Cause and Effect: Anorexia
“I look like a normal, well-adjusted 15-year-old high school sophomore. I like talking to friends on the phone, riding my bike, watching TV, and spending time with my boyfriend. I make above average grades and like math and science classes the best. However, about a year ago, my weight dropped to 72 pounds. I lay in a hospital bed with unkempt hair, fragile limbs and a sunken face. I was seriously ill. The villainous disease was not cancer or AIDS. I had anorexia, a condition which afflicts many teens and young adults, especially young women.” Holly (Caringonline.org) Anorexia is a type of eating disorder who has an intense fear of gaining weight. They severely limit the amount of food they eat and can become dangerously thin. Anorexia affects both the mind and body and can even become deadly. Anorexia usually starts in the teen years and can go into adult hood. Untreated anorexia can lead to starvation and serious health problems, such as osteoporosis, kidney damage, and heart problems. Some people die from these problems. The cause of anorexia is not fully understood. It is thought to be from a mix of physical, emotional,, and social triggers. Extreme dieting changes how the brain and metabolism work, and it stresses the body. Genetics play a big part in anorexia. A combination of certain personality traits such as low self-confidence along with perfectionism and cultural and social pressures can play a big part in anorexia. For some teens, anorexia can be a way of coping with stressful events, such as moving, divorce, or the death of a love one.
People who have anorexia will often deny that anything is wrong. Almost half of people who have anorexia will eventually develop symptoms, binge-purge behavior, of another eating disorder called bulimia nervosa. Some of the symptoms people who have anorexia think they are overweight even when they are very thin, weigh much less than is healthy or normal, are afraid of gaining weight, and refuse to stay at a normal weight. Their lives become focused on controlling their weight. They limit how much food they eat and may limit themselves to just a few hundred calories a day, exercise a lot even when they are sick, vomiting or using laxatives, and become secretive and withdrawn from friends and family. As starvation sets in, they start to develop signs of serious problems throughout the body. They may feel weak, tired, or faint , have thinned hair, dry skin, brittle nails, stop having menstrual periods, feel cold all the time, swollen feet, poor blood flow and low blood presser are some of the signs of serious problems. There is no single test that can diagnose eating disorder, but if your doctor thinks you may be anorexic, he or she will check you for signs of malnutrition or starvation. Doctors may ask questions about your mental well-being. Some common exams and tests include a medical history, physical exam, screening questions, mental health assessment, blood test and X-rays. Anorexia causes serious health complications as weight loss and starvation progress. Starvation affects all areas of the anorexic body, including the heart.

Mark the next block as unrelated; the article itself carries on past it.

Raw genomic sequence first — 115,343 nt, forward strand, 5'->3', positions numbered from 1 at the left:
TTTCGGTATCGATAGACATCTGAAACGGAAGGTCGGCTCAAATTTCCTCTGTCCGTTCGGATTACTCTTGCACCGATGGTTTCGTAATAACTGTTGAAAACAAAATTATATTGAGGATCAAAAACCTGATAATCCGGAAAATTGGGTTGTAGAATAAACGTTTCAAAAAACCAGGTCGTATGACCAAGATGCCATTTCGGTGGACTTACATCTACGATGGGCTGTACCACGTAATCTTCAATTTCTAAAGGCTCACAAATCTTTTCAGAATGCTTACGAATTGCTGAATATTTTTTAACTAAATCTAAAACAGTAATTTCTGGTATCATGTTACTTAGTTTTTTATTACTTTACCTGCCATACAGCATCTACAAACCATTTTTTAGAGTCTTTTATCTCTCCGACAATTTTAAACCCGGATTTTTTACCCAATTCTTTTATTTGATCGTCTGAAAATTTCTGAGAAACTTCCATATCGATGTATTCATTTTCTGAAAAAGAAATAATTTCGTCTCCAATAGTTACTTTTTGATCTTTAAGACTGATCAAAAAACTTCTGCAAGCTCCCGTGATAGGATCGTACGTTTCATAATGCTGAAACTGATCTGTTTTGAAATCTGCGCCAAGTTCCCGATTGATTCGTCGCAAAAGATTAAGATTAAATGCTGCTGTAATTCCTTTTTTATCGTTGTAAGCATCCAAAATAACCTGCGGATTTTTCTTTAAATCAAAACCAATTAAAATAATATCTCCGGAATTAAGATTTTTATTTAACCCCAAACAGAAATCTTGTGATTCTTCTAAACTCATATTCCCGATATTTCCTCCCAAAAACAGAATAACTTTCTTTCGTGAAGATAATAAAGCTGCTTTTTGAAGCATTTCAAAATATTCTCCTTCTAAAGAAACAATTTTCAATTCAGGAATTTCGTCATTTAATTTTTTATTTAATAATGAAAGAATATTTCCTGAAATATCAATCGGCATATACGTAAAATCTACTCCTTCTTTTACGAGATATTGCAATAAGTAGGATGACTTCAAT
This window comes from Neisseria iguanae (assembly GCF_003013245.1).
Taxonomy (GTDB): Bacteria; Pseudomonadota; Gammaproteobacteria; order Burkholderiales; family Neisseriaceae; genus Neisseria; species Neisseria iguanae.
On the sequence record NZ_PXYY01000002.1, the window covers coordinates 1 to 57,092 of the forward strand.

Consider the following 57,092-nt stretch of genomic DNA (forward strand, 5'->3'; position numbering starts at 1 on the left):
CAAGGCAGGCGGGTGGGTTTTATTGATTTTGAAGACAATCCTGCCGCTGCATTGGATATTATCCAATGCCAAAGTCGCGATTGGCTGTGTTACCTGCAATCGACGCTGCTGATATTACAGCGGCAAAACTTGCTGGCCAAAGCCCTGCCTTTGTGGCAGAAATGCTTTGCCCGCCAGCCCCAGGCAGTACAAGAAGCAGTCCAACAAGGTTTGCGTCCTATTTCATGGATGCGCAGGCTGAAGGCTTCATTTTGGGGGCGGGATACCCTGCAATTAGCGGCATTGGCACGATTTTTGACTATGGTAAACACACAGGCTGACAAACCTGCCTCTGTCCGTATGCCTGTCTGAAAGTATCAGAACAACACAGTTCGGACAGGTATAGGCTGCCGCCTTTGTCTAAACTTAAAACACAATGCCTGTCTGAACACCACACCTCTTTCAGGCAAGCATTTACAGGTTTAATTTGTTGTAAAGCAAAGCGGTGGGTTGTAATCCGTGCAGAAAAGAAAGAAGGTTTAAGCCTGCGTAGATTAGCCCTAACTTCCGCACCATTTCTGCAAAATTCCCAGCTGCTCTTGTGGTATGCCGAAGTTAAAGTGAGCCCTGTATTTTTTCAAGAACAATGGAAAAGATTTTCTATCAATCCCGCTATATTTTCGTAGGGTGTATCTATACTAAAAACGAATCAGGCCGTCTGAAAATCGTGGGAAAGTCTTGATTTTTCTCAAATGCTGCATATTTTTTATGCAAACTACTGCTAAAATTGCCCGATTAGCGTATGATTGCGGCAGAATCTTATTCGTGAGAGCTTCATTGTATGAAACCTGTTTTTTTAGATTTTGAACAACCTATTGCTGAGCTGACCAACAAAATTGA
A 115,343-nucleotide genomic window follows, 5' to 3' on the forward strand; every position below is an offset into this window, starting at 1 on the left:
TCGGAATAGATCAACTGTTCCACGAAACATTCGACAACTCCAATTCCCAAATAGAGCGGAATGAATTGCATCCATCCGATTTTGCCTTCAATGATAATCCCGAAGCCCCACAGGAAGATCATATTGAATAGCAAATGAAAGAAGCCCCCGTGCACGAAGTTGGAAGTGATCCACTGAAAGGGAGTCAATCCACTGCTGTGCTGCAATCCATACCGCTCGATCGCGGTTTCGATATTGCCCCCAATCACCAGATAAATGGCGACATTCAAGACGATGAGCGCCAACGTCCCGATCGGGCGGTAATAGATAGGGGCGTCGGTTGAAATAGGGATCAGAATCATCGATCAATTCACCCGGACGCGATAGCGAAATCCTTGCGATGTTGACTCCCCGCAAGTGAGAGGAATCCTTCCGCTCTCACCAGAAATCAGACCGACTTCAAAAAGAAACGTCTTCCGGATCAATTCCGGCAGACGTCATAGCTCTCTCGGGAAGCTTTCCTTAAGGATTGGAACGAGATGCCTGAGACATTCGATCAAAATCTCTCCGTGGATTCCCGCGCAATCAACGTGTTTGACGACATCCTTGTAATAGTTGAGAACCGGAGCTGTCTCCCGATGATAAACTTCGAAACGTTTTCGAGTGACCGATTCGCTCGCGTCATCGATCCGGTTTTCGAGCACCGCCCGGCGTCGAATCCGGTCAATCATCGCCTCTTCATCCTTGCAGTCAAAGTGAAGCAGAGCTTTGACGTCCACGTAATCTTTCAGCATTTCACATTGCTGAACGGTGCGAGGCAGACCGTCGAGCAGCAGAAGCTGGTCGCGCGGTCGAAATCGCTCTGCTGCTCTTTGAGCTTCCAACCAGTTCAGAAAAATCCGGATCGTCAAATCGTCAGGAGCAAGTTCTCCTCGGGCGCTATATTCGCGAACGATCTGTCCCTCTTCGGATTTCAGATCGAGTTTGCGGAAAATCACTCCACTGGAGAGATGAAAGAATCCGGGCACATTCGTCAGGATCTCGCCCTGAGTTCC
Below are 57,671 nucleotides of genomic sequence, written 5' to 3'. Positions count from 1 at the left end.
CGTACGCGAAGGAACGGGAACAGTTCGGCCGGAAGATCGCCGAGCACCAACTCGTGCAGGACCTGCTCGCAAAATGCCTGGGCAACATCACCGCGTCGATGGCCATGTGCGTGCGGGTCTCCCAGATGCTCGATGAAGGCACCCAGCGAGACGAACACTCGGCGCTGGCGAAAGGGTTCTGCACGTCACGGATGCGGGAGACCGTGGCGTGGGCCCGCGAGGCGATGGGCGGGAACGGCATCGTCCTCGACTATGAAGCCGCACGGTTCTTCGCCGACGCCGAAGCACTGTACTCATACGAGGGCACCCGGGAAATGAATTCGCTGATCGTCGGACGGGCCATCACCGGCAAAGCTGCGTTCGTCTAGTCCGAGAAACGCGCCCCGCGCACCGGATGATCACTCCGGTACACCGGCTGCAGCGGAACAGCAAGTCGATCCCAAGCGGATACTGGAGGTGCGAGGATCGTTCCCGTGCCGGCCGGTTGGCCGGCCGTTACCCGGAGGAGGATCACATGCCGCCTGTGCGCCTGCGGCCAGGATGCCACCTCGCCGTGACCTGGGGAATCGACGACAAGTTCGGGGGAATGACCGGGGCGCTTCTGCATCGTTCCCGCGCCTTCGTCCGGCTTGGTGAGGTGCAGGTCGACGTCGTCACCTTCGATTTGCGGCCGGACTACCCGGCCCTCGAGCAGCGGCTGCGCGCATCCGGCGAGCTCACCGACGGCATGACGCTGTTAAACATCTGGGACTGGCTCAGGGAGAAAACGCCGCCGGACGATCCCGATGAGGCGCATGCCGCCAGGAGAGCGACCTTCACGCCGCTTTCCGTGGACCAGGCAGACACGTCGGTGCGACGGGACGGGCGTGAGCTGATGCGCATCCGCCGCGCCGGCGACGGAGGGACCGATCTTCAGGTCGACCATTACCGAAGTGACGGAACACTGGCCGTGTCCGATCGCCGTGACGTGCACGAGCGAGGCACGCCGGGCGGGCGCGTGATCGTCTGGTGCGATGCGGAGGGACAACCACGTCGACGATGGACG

Mortality rate from anorexia are high. If anorexia nervosa damages the heart enough, anorexics can develop an irregular heartbeat. In addition, other effects of anorexia include dehydration and electrolyte imbalance, which can also cause cardiac arrhythmias and death. Some of the physical effects of anorexia are from limited food intake or malnutrition. Some effects are mood swings, lack of energy, muscle weakness, fatigue, slowed thinking or poor memory, constipation and bloating, tooth decay and gum disease, dizziness, fainting, headaches, and growing fine hair all over the body and face. People with anorexia are often depressed and have low self-esteem. They experience feelings of loneliness and worthlessness. People with anorexia often develop a self destructive behavior by self mutilation, a way to cope with their painful emotions and withdraw from social situations. Other psychological anorexia and effects include lack of interest in doing things previously enjoyed. Anne suffered from anorexia at age 16. Anne weighed 110 lbs. But a boy told she wasn’t asked to a school dance because she was fat. He was teasing but she was inclined to take it seriously. And she started counting calories. First, Anne skipped lunch. When swimming suit fashions appeared in stores she dropped breakfast. She obsessively weighed her food and calculated the calories that she consumed. By summer her daily intake had plummeted to some 300 calories a day. Anne weighed 93 pounds. Her knees, elbows and fingers often swelled uncomfortably. She complained that her fingernails broke easily and her hair had split ends.
When her friends and parents deplored her emaciated frame, Anne deplored “the ripples of fat” on her legs and her stomach. She adamantly refused to see a doctor until she fainted while boarding the school bus. In the fall, she cut her forehead; her parents took her to the emergency room. Appalled by her emaciation, the physician said Anne suffered from anorexia nervosa and immediately admitted her to the hospital (library.thinkquest.org). Anorexia is a deadly disease if you don’t catch it early. Physically and psychologically anorexia will destroy your body and your mind. You get so consumed on limiting your calorie intake and ignoring your health by depriving your body from nutrients and malnutrition. Mentally by starving yourself you think you are in control but the disease ends up controlling you. Anorexia starts at a young age affecting teen but it can also affect adult hood. Anorexia does not only affect females but also affects males.